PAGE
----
IBM announced Monday that it's partnering with Quest Diagnostics to advance precision medicine in the treatment of cancer across the US.
Your iPhone can already act as your wallet, camera and flashlight, but it may eventually replace one more everyday object: your car keys.
Buried in a report from Bloomberg about Apple scaling back its plans to build a self-driving car was this nugget: "Apple executives had imagined an electric car that could recognize its driver by fingerprint and autonomously navigate with the press of a button."
A website used to fund the campaigns of Republican senators was infected with malware that for more than six months collected donors' personal information, including full names, addresses, and credit card data, a researcher said.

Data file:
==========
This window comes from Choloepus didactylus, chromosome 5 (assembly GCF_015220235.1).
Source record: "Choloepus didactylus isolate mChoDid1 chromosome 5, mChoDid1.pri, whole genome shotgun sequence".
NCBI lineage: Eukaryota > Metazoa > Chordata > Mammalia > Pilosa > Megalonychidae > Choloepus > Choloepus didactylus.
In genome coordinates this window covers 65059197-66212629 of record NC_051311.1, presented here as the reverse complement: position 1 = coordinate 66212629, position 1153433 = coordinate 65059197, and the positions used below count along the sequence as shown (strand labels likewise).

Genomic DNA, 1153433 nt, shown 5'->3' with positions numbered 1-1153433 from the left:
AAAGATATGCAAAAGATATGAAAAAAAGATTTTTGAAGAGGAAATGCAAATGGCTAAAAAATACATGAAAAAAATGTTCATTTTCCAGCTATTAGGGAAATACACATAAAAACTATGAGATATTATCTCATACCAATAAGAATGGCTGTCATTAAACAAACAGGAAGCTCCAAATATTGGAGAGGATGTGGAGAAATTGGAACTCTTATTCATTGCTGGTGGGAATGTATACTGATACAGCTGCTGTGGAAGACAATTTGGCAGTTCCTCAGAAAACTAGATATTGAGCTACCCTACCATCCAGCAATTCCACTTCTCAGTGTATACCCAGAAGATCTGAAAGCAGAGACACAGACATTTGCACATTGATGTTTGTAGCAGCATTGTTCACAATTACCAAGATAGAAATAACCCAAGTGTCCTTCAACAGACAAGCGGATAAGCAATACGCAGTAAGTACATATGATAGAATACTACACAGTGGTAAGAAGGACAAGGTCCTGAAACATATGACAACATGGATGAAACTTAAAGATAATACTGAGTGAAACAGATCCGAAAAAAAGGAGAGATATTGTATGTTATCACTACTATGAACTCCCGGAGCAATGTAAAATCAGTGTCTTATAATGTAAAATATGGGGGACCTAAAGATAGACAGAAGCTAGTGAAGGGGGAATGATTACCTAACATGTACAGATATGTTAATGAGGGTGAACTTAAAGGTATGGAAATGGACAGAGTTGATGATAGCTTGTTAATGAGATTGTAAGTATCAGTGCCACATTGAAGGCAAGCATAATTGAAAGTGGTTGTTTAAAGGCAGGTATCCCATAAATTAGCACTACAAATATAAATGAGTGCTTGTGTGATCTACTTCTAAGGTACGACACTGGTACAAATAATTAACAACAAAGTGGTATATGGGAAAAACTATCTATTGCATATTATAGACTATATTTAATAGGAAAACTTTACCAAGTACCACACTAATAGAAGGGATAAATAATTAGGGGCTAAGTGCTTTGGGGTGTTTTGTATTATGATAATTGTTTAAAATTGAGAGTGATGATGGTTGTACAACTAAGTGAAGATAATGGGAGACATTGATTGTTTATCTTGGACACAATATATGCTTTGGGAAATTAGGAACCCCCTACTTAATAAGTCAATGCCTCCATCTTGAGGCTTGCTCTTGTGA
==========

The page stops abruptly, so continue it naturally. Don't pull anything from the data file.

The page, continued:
A faulty battery just cost Samsung a pile of money and tarnished its reputation.
But the Korean electronics giant wasn’t the first company forced to recall a product due to batteries that had a tendency to catch fire — not by a long shot. And it almost certainly won’t be the last.
NTechLab is only a year old, but the Russian startup is making headlines with its controversial facial recognition technology.
The company rocketed to the top of this nascent industry when it beat Google in the “MegaFace” facial recognition competition held last year in Washington state.
With 30 successful tests under its belt and 300 pending orders, the company is ready to take its facial recognition system to the world. The company plans to make its cloud-based facial recognition system available to corporate, government, and law enforcement clients.